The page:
Sally Grimes, president, chief global growth officer, Tyson Foods
Sally Grimes, president and chief global growth officer

CHICAGO – Sally Grimes’ career has evolved from successfully marketing and innovating macaroni, markers and now meat products. This past year, her career culminated when she was appointed to the executive leadership team at Tyson Foods Inc. by President and CEO Donnie Smith as part of the 2014 acquisition of The Hillshire Brands Company. As president and chief global growth officer, she oversees insights, innovation, R&D, retail sales, marketing services and international strategy with the goal of growing the company’s consumer and foodservice brands.

Tyson Foods not only acquired legacy brands that included Ball Park, Hillshire Farm, Jimmy Dean, Aidells and recently acquired Golden Island gourmet jerky, but the people behind those brands. The corporate courtship to recruit Grimes and several other Hillshire Brands execs was led by Smith.

“As excited as I am about our new brands, I’m equally excited about the combined talent of the two companies,” said Smith last August.

“We all had the opportunity to connect with Tyson leadership during the acquisition,” says Grimes, adding that her decision to join the Tyson team was fueled by Chairman John Tyson’s inspiring vision for the company and Smith’s proven commitment to servant leadership. “Donnie is such an authentic, genuine leader,” she says.

Grimes, 44, didn’t begin her career in marketing, but rather in the banking industry after earning a finance degree from Valparaiso Univ. She went on to earn a master’s degree in business from the Univ. of Chicago, “fully intending to stay on the finance route,” she says, but discovered brand management along the way and a light went on. “This was an opportunity to bring the art and science of business together.” At that time her goal was to run her own business or brand with the resources of a big company backing her. This led Grimes from the Univ. of Chicago to a brand management position at Kraft Foods. While working up through the ranks at Kraft for 10-plus years, she learned many of the skills and gained knowledge she applies every day in her current role at Tyson. Her first brand assignment at the diverse company was on its iconic Macaroni and Cheese product line.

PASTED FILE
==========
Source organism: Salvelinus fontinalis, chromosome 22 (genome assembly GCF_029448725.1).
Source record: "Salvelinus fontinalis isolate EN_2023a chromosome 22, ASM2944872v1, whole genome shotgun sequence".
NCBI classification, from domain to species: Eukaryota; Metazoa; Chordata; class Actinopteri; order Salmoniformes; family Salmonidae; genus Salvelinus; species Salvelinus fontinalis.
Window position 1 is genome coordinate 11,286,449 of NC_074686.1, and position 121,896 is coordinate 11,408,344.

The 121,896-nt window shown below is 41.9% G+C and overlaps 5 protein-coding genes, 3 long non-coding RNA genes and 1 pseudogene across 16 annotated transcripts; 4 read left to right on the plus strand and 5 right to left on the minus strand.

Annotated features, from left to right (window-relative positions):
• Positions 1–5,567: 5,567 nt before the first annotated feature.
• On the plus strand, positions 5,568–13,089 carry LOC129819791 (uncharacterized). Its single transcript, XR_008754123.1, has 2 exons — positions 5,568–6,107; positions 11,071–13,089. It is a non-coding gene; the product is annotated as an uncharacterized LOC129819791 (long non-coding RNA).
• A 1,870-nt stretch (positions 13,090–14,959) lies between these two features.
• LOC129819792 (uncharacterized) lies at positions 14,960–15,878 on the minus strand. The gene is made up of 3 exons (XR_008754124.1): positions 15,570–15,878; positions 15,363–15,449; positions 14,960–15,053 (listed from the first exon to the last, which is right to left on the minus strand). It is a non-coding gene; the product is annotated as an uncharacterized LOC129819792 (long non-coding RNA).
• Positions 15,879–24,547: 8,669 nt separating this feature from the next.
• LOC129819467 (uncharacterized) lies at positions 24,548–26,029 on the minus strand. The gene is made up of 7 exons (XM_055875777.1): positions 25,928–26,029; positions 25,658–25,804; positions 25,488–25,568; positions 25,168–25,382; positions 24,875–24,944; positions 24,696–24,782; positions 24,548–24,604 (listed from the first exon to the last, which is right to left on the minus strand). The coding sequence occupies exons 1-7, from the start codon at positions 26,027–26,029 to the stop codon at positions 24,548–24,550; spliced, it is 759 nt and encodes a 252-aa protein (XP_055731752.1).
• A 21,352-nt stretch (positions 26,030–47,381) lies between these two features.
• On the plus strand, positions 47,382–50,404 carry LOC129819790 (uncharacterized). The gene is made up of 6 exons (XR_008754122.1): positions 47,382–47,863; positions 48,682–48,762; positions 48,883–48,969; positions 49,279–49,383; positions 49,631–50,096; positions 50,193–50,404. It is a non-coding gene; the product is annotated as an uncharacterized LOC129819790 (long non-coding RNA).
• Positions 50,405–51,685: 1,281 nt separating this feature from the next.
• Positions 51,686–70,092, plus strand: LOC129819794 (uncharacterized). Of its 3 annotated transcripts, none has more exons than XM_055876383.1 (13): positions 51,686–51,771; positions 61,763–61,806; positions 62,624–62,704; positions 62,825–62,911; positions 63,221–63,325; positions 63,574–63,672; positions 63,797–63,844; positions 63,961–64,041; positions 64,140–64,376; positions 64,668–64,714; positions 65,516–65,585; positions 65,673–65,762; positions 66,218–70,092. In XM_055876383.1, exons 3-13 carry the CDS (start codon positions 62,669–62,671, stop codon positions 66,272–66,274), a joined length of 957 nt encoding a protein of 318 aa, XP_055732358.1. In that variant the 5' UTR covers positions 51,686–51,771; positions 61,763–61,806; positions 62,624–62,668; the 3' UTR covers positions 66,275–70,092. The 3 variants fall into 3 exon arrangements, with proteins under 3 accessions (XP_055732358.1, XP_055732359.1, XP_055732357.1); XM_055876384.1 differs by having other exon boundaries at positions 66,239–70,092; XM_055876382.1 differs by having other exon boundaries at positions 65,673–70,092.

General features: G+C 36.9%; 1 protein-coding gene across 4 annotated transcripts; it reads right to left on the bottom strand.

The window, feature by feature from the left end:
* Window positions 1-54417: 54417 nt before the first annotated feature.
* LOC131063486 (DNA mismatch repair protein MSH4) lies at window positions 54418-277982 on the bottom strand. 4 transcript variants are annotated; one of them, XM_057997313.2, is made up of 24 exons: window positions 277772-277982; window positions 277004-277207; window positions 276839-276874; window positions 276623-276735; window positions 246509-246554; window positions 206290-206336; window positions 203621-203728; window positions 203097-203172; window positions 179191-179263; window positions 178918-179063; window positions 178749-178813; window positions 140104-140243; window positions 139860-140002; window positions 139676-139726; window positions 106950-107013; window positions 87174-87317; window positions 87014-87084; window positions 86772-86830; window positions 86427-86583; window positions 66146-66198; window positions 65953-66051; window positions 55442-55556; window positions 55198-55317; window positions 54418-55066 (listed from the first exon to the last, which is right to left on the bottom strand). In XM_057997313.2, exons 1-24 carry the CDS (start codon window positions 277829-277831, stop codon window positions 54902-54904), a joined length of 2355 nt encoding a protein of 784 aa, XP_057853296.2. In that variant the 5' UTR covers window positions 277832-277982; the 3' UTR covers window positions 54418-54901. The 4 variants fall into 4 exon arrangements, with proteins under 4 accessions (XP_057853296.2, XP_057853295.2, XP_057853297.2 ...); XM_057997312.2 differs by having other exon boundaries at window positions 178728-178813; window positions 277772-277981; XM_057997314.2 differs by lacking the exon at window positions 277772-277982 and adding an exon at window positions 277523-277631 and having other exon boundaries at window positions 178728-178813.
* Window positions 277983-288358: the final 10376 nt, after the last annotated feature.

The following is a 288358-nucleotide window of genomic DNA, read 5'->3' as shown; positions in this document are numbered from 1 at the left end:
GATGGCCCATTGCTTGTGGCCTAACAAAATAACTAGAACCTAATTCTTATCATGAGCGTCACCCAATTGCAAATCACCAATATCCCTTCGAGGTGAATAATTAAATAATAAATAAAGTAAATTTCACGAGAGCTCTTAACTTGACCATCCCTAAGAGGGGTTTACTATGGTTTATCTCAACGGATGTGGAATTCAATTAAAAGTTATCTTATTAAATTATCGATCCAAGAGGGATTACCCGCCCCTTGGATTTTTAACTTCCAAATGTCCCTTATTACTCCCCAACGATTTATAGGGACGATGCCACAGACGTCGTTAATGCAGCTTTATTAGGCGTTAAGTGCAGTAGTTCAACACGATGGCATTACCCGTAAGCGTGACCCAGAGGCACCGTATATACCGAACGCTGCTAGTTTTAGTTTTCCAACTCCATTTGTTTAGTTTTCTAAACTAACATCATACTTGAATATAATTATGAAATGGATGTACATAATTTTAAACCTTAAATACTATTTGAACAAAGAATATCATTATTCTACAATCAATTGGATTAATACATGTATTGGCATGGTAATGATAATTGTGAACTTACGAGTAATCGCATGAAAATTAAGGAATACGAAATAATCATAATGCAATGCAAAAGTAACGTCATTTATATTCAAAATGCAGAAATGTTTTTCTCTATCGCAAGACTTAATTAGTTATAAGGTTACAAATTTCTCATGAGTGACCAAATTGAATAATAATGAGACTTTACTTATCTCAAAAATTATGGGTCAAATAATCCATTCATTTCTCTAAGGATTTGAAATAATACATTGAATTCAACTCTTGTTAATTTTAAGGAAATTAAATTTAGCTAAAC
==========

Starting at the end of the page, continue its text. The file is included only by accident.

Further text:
“Then I got a call to go global,” Grimes says, referring to the job offer to lead the marketing team at Newell Rubbermaid’s writing business, which included the Sharpie product line. “How fun was that,” she laughs. Under Grimes, Sharpie was rebranded from a permanent marker most associated with professional athletes signing autographs, to what she calls “an advocate of self-expression,” and took the marketing effort global, targeting Europe and Brazil.

After more than five years at Newell Rubbermaid, Grimes realized what she learned marketing markers could apply to meat, a leap she never considered until receiving a phone call from Sean Connolly, then CEO of Hillshire Brands Company, in 2012. Grimes remembers Connolly saying, “‘Hey, we’re starting a $4 billion start-up. Do you want to be a part of the team?’” She had breakfast with him a few days later and after hearing his plan and vision for the “new” company, Grimes realized, “How many times in your career do you get to be a part of a $4 billion start-up?” Her decision was swift. “Literally within days I said, ‘I am in,’” says Grimes, who considered it a privilege to work with Connolly and the leadership team he assembled.

Read more about Grimes and her role with Tyson Foods in an exclusive cover story that will be published in the June issue of MEAT+POULTRY, available online and in print next month.